Practitioners usually focus on correcting more than one of the above imbalances at the same time rather than addressing just one.
As a general rule, yang herbs (those that are hot and warm) are used to treat yin conditions (cold and cool), and vice-versa. Yang herbs work to bring energy upward (the upper half of the body) and outward to the surface. Yin herbs bring energy downward (to the lower half of the body) and to the interior.
In addition, each herb used in TCM has an affinity to a certain organ, while each taste (sour, sweet, salty, bitter, or pungent) has an affinity to a certain meridian or meridians.
If you visit a TCM practitioner, chances are that you will be prescribed an herbal combination that contains both yin and yang herbs to treat the underlying cause of your symptoms. While utilizing single herbs is certainly an option, herbs can have powerful effects on the body, and even beneficial herbs can become toxic in the body if overused. A practitioner with a deep knowledge of herbal properties combines herbs to eliminate such toxic effects while boosting the beneficial properties.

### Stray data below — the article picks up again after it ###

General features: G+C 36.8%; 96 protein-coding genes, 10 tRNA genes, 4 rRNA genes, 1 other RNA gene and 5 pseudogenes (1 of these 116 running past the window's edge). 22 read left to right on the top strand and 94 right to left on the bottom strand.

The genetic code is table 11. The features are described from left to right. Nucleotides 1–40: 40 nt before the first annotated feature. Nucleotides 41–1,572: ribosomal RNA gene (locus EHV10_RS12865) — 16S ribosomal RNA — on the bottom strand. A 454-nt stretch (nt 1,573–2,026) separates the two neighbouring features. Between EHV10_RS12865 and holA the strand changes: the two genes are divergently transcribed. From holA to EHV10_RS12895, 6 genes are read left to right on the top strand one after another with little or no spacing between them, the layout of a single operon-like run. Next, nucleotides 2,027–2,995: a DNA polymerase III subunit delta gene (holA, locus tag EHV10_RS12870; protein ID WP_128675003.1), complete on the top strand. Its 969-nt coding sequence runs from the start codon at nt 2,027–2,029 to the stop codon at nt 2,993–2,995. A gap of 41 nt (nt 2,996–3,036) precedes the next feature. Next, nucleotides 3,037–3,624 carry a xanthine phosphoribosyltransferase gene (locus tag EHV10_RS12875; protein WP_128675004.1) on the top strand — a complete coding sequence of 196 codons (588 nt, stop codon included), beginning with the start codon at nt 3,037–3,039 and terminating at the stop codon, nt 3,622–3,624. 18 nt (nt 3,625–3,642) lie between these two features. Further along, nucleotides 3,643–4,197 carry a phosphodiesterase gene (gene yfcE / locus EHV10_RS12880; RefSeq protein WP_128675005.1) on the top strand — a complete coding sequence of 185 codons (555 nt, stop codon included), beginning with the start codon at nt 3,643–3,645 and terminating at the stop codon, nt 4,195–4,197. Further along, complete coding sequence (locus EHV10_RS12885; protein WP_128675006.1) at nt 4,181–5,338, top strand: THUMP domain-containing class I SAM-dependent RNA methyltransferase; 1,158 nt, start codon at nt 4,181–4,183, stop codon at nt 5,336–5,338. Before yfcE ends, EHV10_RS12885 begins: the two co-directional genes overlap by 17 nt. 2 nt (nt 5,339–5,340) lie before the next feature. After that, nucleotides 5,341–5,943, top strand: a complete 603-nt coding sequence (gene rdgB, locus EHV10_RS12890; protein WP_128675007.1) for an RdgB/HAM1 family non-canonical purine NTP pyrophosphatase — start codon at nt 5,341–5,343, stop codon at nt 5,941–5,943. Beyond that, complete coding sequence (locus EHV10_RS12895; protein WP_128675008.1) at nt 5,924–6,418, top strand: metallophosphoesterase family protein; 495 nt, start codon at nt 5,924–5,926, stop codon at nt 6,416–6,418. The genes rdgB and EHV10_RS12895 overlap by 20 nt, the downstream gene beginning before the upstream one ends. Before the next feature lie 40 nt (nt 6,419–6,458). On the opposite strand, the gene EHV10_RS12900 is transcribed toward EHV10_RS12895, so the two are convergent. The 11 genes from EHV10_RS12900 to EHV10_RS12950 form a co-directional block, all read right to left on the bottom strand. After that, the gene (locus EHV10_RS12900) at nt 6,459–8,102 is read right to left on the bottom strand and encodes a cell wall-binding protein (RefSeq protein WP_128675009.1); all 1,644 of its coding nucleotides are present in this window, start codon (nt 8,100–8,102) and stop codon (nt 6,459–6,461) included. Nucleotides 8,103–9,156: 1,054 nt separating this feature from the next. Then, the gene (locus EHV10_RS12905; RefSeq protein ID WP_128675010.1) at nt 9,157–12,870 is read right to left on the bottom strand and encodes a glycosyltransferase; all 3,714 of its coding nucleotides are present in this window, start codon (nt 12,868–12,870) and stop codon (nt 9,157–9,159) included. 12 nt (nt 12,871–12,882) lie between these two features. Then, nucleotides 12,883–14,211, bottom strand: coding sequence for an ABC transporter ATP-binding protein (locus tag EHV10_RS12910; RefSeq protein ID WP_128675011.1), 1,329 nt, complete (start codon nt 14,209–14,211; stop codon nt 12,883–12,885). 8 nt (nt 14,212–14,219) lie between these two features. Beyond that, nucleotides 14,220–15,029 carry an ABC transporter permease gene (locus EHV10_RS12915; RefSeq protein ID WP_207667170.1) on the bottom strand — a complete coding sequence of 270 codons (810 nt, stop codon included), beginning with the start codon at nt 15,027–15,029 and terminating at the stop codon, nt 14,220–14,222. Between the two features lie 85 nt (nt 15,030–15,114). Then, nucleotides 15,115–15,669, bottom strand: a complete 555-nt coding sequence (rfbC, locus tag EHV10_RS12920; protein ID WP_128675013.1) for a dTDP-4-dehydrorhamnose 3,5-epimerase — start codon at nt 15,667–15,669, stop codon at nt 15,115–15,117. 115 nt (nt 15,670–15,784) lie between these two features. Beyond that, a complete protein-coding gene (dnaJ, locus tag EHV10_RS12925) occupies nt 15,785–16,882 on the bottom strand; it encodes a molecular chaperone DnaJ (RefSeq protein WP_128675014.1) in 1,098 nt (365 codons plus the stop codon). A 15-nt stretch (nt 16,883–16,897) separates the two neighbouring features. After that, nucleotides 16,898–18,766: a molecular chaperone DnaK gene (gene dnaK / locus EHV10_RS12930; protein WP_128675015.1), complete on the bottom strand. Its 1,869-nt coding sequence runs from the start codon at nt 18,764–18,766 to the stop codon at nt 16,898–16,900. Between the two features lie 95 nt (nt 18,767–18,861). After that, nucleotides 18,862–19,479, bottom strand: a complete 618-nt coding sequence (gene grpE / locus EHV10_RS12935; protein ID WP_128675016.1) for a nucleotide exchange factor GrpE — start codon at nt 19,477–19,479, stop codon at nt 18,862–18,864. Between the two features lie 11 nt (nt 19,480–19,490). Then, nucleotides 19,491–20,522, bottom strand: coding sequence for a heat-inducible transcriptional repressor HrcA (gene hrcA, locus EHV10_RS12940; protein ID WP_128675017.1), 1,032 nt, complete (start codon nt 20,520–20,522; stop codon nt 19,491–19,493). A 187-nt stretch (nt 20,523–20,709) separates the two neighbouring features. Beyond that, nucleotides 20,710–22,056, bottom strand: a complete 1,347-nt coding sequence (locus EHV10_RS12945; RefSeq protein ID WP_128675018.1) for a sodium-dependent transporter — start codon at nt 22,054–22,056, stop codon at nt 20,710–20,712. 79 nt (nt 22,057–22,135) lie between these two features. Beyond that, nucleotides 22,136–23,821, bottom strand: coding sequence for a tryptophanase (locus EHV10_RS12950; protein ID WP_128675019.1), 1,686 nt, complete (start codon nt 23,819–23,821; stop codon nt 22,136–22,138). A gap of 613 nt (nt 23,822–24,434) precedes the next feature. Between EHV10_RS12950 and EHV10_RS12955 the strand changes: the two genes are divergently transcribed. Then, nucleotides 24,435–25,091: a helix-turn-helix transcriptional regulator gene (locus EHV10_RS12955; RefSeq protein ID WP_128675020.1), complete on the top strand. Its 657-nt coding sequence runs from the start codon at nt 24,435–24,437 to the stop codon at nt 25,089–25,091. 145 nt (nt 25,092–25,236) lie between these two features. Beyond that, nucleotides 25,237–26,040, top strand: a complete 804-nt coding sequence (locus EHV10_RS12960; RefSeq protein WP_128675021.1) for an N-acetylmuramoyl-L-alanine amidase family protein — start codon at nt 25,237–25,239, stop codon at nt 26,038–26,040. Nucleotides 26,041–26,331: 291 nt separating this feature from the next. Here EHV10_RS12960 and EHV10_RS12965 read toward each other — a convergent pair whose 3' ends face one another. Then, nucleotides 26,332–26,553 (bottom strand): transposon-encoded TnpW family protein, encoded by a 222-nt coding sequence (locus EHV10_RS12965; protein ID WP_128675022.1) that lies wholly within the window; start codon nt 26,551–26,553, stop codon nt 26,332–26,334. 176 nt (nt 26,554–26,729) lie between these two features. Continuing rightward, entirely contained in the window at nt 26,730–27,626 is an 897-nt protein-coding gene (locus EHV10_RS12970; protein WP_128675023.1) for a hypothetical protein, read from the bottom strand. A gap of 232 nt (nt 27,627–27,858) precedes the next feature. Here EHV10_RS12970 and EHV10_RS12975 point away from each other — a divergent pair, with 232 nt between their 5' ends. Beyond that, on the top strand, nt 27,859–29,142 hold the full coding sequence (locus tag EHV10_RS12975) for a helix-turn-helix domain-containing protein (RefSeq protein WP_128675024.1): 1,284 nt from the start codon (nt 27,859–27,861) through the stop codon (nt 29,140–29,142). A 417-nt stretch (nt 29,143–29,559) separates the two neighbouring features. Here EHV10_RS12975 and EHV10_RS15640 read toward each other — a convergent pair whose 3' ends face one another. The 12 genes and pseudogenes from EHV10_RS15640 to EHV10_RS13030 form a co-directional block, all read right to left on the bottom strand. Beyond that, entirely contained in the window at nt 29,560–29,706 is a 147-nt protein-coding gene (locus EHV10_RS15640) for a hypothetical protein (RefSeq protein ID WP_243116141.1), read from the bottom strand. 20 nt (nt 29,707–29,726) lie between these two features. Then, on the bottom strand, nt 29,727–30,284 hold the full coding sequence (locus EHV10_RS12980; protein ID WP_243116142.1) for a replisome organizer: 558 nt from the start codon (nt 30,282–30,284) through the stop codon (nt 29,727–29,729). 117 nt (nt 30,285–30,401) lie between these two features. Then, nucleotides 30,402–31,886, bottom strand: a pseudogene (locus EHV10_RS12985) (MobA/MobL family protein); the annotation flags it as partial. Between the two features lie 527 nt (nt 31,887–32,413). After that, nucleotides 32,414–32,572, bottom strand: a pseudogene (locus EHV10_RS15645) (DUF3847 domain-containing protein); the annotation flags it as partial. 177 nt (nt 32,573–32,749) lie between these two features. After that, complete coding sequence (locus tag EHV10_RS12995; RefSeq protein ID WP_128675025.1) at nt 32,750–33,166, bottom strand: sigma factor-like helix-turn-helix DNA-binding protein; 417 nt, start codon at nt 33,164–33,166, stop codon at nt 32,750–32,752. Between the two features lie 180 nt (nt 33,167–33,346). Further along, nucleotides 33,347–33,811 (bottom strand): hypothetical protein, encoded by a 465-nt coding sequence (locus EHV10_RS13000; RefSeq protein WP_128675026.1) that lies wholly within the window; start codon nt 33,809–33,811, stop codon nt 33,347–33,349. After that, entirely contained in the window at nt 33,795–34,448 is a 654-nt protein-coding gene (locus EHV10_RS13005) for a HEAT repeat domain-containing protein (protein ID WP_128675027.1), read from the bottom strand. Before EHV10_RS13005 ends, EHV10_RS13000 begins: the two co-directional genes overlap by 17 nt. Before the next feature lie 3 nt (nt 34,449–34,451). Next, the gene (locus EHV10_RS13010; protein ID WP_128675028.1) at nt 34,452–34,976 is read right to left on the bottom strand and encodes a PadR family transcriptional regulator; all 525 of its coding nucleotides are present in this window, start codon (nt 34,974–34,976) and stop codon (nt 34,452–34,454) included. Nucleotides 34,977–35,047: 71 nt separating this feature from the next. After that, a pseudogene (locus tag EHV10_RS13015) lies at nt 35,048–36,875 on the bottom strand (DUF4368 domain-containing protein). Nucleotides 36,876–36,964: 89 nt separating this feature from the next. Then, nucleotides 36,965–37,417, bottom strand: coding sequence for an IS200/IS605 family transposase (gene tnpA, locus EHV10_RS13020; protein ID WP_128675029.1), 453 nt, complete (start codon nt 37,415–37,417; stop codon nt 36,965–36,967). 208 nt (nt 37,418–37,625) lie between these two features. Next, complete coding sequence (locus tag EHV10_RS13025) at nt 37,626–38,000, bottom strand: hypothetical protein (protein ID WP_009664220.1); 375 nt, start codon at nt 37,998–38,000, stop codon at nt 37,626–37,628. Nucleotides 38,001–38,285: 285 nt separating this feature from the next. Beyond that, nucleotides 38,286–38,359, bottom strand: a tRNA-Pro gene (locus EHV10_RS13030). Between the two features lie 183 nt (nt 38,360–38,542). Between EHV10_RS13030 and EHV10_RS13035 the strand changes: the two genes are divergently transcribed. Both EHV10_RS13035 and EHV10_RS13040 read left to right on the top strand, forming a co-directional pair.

When herbs are combined properly, they are generally safe to take on a long-term basis in the prescribed dosages.
Supplementing with Chinese Herbs
In addition, herbal combinations must be balanced with proper proportions of both yin and yang herbs. Unless you are very educated in herb qualities, it’s best to seek out a highly recommended TCM practitioner or rely on supplement manufacturers with a known history of quality.
Nature’s Sunshine seeks to eliminate the guesswork when it comes to herbal quality and proportionate herbal combinations. When taken according to package directions, each of our TCM combinations work to support healthy bodily functions, such as
- Blood circulation and liver and gland health (and here)
- Aid in digestion and assist in detoxification
- Remove toxins from the lungs and support healthy respiratory function
- Enhance yin or yang energy
- Nourish structural and immune systems
- Strengthen urinary, structural systems, as well as kidneys and bones
- Promote organ function in the kidneys, liver, spleen, and lungs
- Boost mood
- Reduce stress (and here)
- And more